You can see that I’m ranking higher than the official website of the Nova Scotia Government. You can take a look at the screenshot below with the featured snippet and find my website in Google Featured Snippet. Their Domain authority rate is 60% higher than mine. But the Content Optimizer Tool just made sure that Google knows my content is better.



I was so amazed that I did two things:


First, I searched for that keyword in three different computers making sure to use different networks! I couldn’t believe my eyes.
And second, I took the initiative to contact cognitiveSEO and tell them about my results!


I will never publish another post before getting the Optimize Content Tool’s help!


Thanks, cognitiveSEO team. You really provided what I was looking for in my content strategy!


I hope these kinds of examples can help you understand how to use cognitiveSEO Content Optimizer Tool, how it can help you and see third-party, no-strings-attached results. 



This is not a paid post and cognitiveSEO didn’t make any kind of agreement with the author. This is Rafael Alencar’s success story, written and documented by himself. Please feel free to share your thoughts on this story with us.


The post How a Digital Marketer Ranked in Google Featured Snippet in Less Than 48 Hours appeared first on SEO Blog | cognitiveSEO Blog on SEO Tactics & Strategies.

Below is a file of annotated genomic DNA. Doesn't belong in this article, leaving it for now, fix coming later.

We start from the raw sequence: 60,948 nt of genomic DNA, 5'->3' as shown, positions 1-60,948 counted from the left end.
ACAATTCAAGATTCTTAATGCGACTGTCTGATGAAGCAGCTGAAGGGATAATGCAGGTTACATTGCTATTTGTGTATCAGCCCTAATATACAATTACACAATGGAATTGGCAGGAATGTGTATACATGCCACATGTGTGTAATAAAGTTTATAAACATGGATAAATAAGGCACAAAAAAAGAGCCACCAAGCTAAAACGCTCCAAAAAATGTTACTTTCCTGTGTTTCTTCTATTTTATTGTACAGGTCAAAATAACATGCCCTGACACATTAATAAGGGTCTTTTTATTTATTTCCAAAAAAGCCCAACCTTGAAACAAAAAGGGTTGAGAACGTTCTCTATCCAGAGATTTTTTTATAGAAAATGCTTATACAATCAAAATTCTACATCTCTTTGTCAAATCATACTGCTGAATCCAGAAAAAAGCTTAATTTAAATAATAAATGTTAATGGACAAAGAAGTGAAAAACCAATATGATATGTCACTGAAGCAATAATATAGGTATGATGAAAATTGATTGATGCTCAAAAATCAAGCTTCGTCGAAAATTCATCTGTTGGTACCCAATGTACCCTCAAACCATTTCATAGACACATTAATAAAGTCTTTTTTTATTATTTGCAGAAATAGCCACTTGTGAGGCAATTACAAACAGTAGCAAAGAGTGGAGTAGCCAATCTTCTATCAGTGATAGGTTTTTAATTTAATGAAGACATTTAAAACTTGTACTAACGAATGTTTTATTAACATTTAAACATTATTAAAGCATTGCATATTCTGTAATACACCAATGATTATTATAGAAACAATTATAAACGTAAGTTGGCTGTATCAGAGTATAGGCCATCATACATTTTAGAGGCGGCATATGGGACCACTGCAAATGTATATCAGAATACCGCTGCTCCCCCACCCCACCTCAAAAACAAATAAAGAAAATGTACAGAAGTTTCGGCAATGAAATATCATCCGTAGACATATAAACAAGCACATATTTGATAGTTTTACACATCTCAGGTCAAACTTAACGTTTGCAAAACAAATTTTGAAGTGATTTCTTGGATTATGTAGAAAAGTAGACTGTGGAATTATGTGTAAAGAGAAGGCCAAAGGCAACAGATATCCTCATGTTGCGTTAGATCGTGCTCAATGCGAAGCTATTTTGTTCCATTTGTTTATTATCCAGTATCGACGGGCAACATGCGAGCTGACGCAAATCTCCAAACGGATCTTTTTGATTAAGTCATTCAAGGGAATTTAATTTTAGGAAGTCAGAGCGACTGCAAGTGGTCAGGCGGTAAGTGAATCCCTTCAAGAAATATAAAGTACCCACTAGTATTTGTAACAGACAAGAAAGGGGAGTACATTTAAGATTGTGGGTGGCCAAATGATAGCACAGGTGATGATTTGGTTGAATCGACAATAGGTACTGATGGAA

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What is E-A-T? Why It’s Important for Local SEO.

“E-A-T” (Expertise, Authoritativeness, and Trustworthiness) has been a trendy topic in SEO for the past few years. I love this AHREFS chart showing how each month hundreds of new articles on the topic are published.

Thanks to Joshua Hardnick for the idea.

A lot of the SEO literature on E-A-T focuses on “serious” YMYL categories like Health & Finance, but a perusal through Google’s Search Quality Evaluator Guidelines (yes, I read them so you don’t ever have to – here’s my GoFundMe link) implies that E-A-T is relevant for pretty much every type of search. After all, who is to say what’s more or less important to anyone else? Maybe we should change “Your Money or Your Life” to just “Your Life?” And if E-A-T applies to everything, then since we at LSG are pretty well convinced that everything, in Search at least, sooner or later is going Local, then it stands to reason that E-A-T should apply to Local SEO, and thus, we all should be applying E-A-T techniques to our Local SEO campaigns. And if so, how?